Things get complicated fast as we learn that Newt, the Ministry and Grindelwald are not the only ones searching for Credence. American Auror Tina (Katherine Waterston), who is pissed of with Newt because of a romantic misunderstanding, is also hot on his trail as is a French-Senegalese wizard called Yusuf Kama (William Nadylam), who is on a quest to right a past wrong. Along for the ride is Tina’s mind-reading sister Queenie (Alison Sudol) who has pursued an illegal relationship with Muggle (or No-Maj if you prefer) Jacob Kowalski (Dan Fogler), and wants to move someplace where they’ll be free to marry and live together. Jacob, incidentally, remembers all the events of the previous film, thereby undoing another affective moment. There’s also Leta Lestrange (Zoë Kravitz), Newt’s old flame and his brother’s fiancé, who is in search for some answers about her own past, and Nagini (Claudia Kim), Credence’s girlfriend cursed with an affliction through which she can transform into a snake. These characters all convolutedly end up in Paris where they spend about two-thirds of the movie trying to find each other and having rushed meetings before hurriedly departing in order to find someone somewhere else. All this is in anticipation of a meeting held by Grindelwald where they all come together to watch him deliver a fiery speech. This is one of those movies where too much is happening all at once, yet in the end little has actually happened.

Like with George Lucas and the Star Wars prequels, Rowling has fallen into the trap of creating a series of movies that exist not to tell a specific story, but to answer questions that in the grand scale of things don’t really matter. Even if you’re a Potterhead who loves the Wizarding World and wants nothing more than to keep on living in it, knowing that person X is related to person Y or that Mr. or Mrs. So-and-so is going to reappear in Harry Potter and the Something of the Something doesn’t mean anything if it adds nothing to the story. If you have a series of movies that are more interested in drawing connections with a story that we already know and love than it is in telling one of its own, you get a series where the stakes are completely absent since we know that Grindelwald will be defeated round about Movie 4 or 5 and that his legacy will not have had any lasting effect by the time we reach Harry, Ron and Hermione. It also means that we don’t get any meaningful character development since the priority is simply to introduce them as these moving pieces in a world and story we’re already supposed to care about. What makes The Crimes of Grindelwald so dull to watch is that you have about a dozen or so characters scrambling around like headless chickens without the one thing that they all desperately need: motivation.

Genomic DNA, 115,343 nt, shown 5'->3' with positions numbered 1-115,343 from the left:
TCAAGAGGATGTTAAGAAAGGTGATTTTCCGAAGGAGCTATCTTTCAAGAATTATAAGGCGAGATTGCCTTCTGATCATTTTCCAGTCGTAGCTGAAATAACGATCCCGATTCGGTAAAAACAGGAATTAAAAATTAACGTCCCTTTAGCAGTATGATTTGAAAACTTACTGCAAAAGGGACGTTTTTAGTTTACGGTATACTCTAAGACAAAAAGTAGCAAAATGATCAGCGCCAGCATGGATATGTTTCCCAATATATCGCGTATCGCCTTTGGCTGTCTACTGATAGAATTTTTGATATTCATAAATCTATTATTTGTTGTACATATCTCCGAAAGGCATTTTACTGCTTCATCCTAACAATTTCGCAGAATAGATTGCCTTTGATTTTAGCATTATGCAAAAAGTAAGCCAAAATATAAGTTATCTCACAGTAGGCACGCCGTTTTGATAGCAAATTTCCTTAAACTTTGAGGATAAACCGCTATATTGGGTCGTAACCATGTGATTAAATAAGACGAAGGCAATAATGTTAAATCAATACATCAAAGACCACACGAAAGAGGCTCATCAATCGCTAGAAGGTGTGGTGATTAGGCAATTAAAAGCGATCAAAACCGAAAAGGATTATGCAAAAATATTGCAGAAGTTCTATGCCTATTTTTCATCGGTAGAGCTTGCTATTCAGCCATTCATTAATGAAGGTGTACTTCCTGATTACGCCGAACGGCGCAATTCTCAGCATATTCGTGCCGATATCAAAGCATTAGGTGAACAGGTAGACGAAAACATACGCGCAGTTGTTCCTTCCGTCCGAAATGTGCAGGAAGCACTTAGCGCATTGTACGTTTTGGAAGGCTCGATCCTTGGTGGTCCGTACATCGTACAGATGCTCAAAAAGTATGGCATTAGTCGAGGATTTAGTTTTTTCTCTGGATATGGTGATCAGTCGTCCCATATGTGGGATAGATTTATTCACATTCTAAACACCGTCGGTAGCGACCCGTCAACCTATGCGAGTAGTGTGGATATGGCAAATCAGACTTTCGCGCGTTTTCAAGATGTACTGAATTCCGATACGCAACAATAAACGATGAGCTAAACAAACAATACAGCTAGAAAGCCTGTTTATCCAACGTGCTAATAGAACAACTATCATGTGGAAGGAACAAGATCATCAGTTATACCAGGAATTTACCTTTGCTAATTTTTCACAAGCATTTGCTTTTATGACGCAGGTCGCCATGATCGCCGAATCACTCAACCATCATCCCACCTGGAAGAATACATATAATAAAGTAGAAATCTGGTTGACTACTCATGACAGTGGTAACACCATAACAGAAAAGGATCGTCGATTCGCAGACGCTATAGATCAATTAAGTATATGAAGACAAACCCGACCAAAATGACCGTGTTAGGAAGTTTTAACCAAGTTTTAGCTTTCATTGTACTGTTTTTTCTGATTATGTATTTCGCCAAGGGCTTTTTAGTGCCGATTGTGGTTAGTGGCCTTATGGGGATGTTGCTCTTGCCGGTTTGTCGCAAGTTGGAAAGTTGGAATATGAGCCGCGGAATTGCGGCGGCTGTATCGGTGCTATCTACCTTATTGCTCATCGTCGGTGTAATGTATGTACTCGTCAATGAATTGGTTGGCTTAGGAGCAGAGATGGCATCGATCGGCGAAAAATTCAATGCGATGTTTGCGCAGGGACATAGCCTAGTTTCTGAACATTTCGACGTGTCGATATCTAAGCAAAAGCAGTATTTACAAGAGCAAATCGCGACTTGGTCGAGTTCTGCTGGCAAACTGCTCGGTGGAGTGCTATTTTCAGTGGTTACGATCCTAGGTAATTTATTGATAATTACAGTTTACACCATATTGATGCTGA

If we look at Grindelwald himself, the character whose actions are the entire driving force of the film, what makes him such a weak villain isn’t just Depp’s sleepwalking performance; it’s that the movie never makes it clear to us who he is or what he want (even in the climatic speech in which he states who he is and what he wants). We know that he wants to create a world free of the stain of humanity (i.e. Muggles), yet offers no specific grievances, he merely alludes to the Second Great War that is to come with its concentration camps and atomic bombs. If Grindelwald has a specific goal or a plan through which to achieve it, it remains a mystery by the end of the film. Contrast that with Voldemort who had a clear goal: kill Harry Potter. We learn the reason much later in the story and by then it barely even matters anymore because the conflict has become so complex and personal. All that matters is that Harry is a character we like and know well; therefore we root for Voldemort to fail. Grindelwald’s ambitions pose no threat that matters to us on an emotional level because there is nothing personal about his conflict with any of the main characters save Dumbledore (which the movie is only willing to explore on the most insubstantially Platonic level). Even as a character in his own right, Grindelwald fails to impress as this magical dictatorial predecessor to the likes of Hitler, Mussolini and… another political figure with bleach white hair and fascist tendencies largely because of Depp, a formerly daring and charismatic actor who just can’t be bothered anymore.